Back to the Basics
Monday, March 21, 2011
Well I am not a happy camper this morning. I went out yesterday and got me a new scale for the house. I know the gym scale is not accurate especially dressed.
I got on the scale this morning –I know Jan - I am not going to tell you what I saw just know it was not pretty and not even close with the gym scale. So I am going back to the basics.
Back to the Basic:
Track – water – exercise- healthy choices – 6 small meals (moderation).
Balance food and physical activity:
Finding a healthier balance means fitting more activity into your day .I know most of us are already active but I am going to start increasing my activity by 15-20 min. Maybe add a 15- or 20-minute walk during my lunch break.
Make Smart Choices from Every Food Group:
Your body needs the right fuel for your hectic, stress-filled schedule. The best way to get what I need is to enjoy a wide variety of nutrient-rich foods that are packed with energy, protein, vitamins and minerals.
• Fruits and vegetables from the produce aisles
• Whole grains from the bakery
• Low-fat milk products from the dairy case
• Lean proteins from the meat/fish/poultry department.
Some Basic Facts about what I eat:
Carbohydrates: To maximize your energy level and your long-term health, look to nutrient-rich carbohydrates. Enjoy the great taste of whole and fortified grains (6 to 7 servings per day, at least half of them fiber-rich whole grains). Also eat fruits and vegetables every day. About 2 cups to 2 ½ cups a day.
Protein: Women sometimes cut back on protein foods to avoid fat. However, one of the most satisfying ways to eat and control weight is to include lean protein in every meal. Try low-fat dairy foods, eggs, meats, nuts and beans (a total of 6 ounces per day). Protein is especially helpful in the morning. My yogurt has 14gms of protein ad it helps me stay satisfied until lunch.
Iron: Low iron intakes can lead to serious problems like iron-deficiency anemia, the most common nutrient deficiency for women and children. To prevent anemia and fatigue, be sure to get a minimum of 15 milligrams of iron per day. Pump up your intake with excellent iron sources, like lean red meat and iron-fortified cereals. Other good sources include poultry, fish, beans and leafy green vegetables.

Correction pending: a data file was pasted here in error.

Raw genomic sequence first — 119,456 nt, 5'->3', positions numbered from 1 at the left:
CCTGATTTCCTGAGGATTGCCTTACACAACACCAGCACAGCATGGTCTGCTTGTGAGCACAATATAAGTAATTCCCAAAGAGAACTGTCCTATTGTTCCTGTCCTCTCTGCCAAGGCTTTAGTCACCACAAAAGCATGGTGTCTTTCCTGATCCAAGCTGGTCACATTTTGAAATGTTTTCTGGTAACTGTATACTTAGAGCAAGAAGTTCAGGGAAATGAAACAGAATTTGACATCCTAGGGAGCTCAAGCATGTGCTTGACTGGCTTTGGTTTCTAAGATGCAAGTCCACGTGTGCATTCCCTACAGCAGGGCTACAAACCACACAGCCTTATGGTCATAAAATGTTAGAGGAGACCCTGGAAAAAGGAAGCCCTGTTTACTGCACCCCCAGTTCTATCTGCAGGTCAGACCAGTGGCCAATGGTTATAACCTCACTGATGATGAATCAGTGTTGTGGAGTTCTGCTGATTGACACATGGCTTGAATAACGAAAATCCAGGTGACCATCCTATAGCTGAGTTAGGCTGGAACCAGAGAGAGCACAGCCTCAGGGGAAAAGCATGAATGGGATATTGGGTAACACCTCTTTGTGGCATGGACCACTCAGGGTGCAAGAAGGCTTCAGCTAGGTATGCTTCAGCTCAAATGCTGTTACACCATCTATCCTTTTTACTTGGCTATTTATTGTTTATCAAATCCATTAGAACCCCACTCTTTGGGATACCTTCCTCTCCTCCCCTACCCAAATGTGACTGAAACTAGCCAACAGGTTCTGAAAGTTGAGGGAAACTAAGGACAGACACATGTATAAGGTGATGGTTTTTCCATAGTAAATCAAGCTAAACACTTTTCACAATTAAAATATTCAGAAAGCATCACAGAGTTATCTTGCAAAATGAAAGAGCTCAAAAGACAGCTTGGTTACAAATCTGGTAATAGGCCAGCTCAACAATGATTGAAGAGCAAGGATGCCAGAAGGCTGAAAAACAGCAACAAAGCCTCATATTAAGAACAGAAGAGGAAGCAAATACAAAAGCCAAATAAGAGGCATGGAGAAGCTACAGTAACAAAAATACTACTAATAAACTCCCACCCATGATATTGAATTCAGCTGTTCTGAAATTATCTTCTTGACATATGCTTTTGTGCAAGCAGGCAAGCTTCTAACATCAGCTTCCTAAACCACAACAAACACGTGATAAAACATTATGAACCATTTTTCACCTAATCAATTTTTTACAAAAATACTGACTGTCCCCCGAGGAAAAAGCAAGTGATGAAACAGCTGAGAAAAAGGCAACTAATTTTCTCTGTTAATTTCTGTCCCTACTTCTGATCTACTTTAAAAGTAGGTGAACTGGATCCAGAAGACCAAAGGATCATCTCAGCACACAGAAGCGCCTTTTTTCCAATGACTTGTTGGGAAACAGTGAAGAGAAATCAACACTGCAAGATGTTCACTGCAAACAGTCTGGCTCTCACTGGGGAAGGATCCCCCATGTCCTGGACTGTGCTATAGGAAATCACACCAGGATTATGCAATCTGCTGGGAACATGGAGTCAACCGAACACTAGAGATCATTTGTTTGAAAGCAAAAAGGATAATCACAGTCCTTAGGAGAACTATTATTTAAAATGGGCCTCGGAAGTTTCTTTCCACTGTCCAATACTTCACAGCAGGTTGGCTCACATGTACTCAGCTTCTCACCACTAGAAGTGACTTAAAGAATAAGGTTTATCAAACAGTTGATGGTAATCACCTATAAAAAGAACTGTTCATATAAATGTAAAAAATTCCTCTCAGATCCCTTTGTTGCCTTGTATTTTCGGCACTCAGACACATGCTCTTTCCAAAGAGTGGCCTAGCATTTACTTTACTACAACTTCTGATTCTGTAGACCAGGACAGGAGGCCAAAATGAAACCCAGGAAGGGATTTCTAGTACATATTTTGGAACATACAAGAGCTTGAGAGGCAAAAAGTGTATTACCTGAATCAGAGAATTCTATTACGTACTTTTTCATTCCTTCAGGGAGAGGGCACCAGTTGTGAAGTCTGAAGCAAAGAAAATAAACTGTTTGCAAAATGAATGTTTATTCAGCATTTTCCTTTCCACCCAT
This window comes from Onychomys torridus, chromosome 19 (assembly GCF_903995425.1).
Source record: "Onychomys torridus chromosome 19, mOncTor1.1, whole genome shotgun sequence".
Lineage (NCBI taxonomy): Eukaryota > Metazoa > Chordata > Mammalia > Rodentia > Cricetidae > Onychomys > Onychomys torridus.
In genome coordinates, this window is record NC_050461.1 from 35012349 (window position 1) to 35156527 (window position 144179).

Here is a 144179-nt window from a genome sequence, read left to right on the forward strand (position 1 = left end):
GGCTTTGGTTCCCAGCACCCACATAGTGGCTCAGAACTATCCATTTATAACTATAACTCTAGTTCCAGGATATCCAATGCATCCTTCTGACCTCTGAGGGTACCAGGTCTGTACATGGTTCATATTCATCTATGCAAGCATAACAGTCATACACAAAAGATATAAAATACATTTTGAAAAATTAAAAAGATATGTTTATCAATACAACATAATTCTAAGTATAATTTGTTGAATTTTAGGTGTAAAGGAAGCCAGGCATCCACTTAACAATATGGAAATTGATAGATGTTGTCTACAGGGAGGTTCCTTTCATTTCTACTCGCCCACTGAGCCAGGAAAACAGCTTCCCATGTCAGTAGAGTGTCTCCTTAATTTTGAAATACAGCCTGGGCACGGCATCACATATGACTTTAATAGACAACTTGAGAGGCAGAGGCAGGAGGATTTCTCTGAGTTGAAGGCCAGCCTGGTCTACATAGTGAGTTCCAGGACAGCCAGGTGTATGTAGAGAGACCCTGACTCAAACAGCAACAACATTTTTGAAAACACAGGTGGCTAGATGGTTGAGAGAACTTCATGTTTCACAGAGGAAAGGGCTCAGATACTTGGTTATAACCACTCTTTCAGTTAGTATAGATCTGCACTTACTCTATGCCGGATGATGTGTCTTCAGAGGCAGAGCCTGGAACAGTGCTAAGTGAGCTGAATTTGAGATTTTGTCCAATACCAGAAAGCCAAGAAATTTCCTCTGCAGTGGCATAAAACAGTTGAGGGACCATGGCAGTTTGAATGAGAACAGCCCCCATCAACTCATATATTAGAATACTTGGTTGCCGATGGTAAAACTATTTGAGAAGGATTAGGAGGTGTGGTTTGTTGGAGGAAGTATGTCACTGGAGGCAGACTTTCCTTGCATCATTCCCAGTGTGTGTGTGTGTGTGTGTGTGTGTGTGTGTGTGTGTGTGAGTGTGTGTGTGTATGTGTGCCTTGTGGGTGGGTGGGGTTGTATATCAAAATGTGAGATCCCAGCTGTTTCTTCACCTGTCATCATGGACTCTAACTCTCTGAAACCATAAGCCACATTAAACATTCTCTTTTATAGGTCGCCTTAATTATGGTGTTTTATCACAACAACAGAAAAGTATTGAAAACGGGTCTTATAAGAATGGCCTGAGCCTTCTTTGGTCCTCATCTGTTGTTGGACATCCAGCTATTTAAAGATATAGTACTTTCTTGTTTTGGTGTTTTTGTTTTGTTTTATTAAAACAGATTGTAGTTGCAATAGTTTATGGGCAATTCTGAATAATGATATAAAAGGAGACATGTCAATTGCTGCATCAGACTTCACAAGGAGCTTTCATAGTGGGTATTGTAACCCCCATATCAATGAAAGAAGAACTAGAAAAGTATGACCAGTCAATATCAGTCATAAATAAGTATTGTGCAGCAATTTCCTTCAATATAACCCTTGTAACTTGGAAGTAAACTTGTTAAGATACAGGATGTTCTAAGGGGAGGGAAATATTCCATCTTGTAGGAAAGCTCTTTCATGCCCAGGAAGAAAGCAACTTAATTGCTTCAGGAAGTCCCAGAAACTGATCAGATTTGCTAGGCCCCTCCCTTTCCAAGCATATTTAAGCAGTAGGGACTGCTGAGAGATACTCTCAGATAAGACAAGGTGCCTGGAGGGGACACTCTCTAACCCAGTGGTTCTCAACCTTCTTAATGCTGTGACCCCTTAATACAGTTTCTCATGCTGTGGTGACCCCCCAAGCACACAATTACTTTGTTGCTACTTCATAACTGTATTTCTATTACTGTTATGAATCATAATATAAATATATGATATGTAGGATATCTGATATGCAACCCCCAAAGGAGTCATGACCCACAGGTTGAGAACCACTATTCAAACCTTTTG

Calcium: Calcium does a lot more than build strong bones and teeth. Getting enough calcium helps keep your heart and muscles strong and may help prevent high blood pressure and colon cancer too. Those are plenty of reasons to enjoy high-calcium foods, such as low-fat dairy (milk, cheese and yogurt). I am aiming for at least 1,000 milligrams per day.
Start a Plan and revisit the plan:
1. Develop a plan for lifelong health, not just short-term weight loss. Don’t lose sight of the big picture: achieving overall good health. By putting more emphasis on my health, I can raise my overall self-esteem, resulting in healthy eating, weight loss and improved health.
2. Set healthy, realistic goals. Make changes step-by-step and set realistic goals; you are more likely to succeed in reaching them.
3. Start with two or three specific, small changes at a time.
4. Track your progress by keeping a food and activity log.
5. When you’ve turned a healthy change into a habit, reward yourself with a fun activity NOT food.
1. Eat at least three meals a day and PLAN YOUR MEALS ahead of time. Whether
you’re eating at home, packing a lunch or eating out, an overall eating plan for the day will help keep me on track.
2. Balance your plate with the right portions of a variety of foods. Half my plate should be filled with vegetables, one fourth with lean meat, poultry or fish and one fourth with grains. To round out my meal, add a glass of low-fat milk and a serving of fruit for dessert.
3. Start my meal with low calorie foods like fruits, vegetables and salads. Then move on to the main course and side dishes.
Water Exercise Water Exercise Water Increase it all